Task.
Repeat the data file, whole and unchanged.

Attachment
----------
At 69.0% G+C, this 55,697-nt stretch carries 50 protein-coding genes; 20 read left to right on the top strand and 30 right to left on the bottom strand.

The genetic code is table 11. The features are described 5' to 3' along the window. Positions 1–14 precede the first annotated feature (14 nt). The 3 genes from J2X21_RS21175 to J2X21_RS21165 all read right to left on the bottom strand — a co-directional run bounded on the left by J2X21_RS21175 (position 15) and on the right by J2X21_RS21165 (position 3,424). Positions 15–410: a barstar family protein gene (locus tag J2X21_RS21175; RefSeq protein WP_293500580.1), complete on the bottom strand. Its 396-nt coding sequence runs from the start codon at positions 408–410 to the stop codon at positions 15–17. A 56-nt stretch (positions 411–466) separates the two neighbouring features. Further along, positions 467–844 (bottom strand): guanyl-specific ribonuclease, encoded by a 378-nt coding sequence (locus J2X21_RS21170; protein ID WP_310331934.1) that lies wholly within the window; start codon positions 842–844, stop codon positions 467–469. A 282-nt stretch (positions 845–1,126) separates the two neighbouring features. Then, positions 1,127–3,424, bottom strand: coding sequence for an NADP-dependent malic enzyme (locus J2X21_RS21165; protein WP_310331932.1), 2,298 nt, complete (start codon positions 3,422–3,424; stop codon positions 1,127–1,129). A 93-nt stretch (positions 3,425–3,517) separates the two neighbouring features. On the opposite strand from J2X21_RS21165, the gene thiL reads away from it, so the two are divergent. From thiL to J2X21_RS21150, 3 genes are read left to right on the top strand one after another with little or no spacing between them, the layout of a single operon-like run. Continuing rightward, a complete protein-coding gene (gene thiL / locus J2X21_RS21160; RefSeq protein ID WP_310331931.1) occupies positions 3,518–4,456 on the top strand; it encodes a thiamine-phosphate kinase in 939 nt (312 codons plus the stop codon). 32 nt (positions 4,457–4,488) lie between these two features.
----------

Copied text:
At 69.0% G+C, this 55,697-nt stretch carries 50 protein-coding genes; 20 read left to right on the top strand and 30 right to left on the bottom strand.

The genetic code is table 11. The features are described 5' to 3' along the window. Positions 1–14 precede the first annotated feature (14 nt). The 3 genes from J2X21_RS21175 to J2X21_RS21165 all read right to left on the bottom strand — a co-directional run bounded on the left by J2X21_RS21175 (position 15) and on the right by J2X21_RS21165 (position 3,424). Positions 15–410: a barstar family protein gene (locus tag J2X21_RS21175; RefSeq protein WP_293500580.1), complete on the bottom strand. Its 396-nt coding sequence runs from the start codon at positions 408–410 to the stop codon at positions 15–17. A 56-nt stretch (positions 411–466) separates the two neighbouring features. Further along, positions 467–844 (bottom strand): guanyl-specific ribonuclease, encoded by a 378-nt coding sequence (locus J2X21_RS21170; protein ID WP_310331934.1) that lies wholly within the window; start codon positions 842–844, stop codon positions 467–469. A 282-nt stretch (positions 845–1,126) separates the two neighbouring features. Then, positions 1,127–3,424, bottom strand: coding sequence for an NADP-dependent malic enzyme (locus J2X21_RS21165; protein WP_310331932.1), 2,298 nt, complete (start codon positions 3,422–3,424; stop codon positions 1,127–1,129). A 93-nt stretch (positions 3,425–3,517) separates the two neighbouring features. On the opposite strand from J2X21_RS21165, the gene thiL reads away from it, so the two are divergent. From thiL to J2X21_RS21150, 3 genes are read left to right on the top strand one after another with little or no spacing between them, the layout of a single operon-like run. Continuing rightward, a complete protein-coding gene (gene thiL / locus J2X21_RS21160; RefSeq protein ID WP_310331931.1) occupies positions 3,518–4,456 on the top strand; it encodes a thiamine-phosphate kinase in 939 nt (312 codons plus the stop codon). 32 nt (positions 4,457–4,488) lie between these two features.